Rybczynski (A Clearing in the Distance), professor of urbanism at the University of Pennsylvania, offers a glimpse of an urban future that might very well serve as a template for cities around the world. Just as the dense and green Israeli city Modi'in mixes old and new modes of urban planning, this book integrates history and prediction in its survey of the development of the American city. A brisk look back takes us from colonial town planning through the Garden City and City Beautiful initiatives of the early 20th century that defined and delivered the distinctive aesthetic character to such cities as New York and Chicago to the big box era. He also examines how contemporary urban designers and planners are revisiting and refreshing older urban ideas, bringing gardens to a blighted Brooklyn waterfront. Rybczynski's study is kept relevant by his focus on what the past can teach us about creating the "cities we want" and "cities we need." The prose is instructive and always engaging, and the author's enthusiasm for the future of cities and his enduring love of urban settings of all kinds is evident. He not only writes about what people want from their cities, he inspires the reader to imagine the possibilities. (Nov.)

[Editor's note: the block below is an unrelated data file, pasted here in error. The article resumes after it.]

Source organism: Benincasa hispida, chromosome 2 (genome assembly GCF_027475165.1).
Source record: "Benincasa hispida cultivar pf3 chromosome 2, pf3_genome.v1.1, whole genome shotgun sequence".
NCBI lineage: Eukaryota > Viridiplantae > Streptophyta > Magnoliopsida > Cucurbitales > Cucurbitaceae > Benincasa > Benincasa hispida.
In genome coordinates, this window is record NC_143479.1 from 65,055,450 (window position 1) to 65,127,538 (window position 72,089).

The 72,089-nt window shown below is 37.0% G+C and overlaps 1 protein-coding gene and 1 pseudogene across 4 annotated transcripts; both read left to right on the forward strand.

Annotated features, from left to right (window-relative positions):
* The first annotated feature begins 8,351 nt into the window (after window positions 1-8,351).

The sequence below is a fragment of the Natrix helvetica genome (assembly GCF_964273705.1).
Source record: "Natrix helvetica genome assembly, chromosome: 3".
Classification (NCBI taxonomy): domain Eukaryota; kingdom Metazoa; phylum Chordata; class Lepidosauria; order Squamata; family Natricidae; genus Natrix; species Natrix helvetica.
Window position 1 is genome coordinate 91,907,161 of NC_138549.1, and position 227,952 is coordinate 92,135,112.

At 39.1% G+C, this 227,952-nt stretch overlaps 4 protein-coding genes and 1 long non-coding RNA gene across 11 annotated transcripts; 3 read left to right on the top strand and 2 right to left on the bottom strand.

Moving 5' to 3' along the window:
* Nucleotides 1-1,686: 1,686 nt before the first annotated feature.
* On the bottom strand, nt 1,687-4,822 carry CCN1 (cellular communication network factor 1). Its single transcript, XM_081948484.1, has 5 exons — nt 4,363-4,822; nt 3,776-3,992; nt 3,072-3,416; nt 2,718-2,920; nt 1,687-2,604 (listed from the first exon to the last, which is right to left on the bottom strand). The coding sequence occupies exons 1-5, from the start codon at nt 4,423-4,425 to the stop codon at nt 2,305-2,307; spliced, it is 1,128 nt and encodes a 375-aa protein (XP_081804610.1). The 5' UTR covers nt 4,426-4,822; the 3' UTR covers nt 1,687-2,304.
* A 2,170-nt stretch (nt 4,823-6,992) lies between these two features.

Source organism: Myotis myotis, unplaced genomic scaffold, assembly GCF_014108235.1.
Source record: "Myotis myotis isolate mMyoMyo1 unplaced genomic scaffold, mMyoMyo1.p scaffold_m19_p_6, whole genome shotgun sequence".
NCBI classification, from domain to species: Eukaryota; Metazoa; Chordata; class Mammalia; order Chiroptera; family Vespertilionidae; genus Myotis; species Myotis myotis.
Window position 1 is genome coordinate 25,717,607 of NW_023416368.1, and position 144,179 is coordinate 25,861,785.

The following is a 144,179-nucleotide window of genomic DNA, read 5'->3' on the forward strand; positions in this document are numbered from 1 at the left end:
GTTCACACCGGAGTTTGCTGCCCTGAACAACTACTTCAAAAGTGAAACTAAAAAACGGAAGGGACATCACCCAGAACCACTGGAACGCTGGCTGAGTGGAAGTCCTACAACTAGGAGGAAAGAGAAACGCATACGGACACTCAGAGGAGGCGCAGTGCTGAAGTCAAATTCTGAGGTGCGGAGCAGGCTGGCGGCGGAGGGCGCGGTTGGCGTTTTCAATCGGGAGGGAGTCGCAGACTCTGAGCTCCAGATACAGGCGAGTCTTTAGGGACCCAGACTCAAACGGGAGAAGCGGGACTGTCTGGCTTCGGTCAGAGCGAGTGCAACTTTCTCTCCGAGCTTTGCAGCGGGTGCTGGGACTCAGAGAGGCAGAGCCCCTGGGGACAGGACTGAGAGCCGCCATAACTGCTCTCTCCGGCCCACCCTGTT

Reviewed on: 07/19/2010 Release date: 11/01/2010 Genre: Nonfiction
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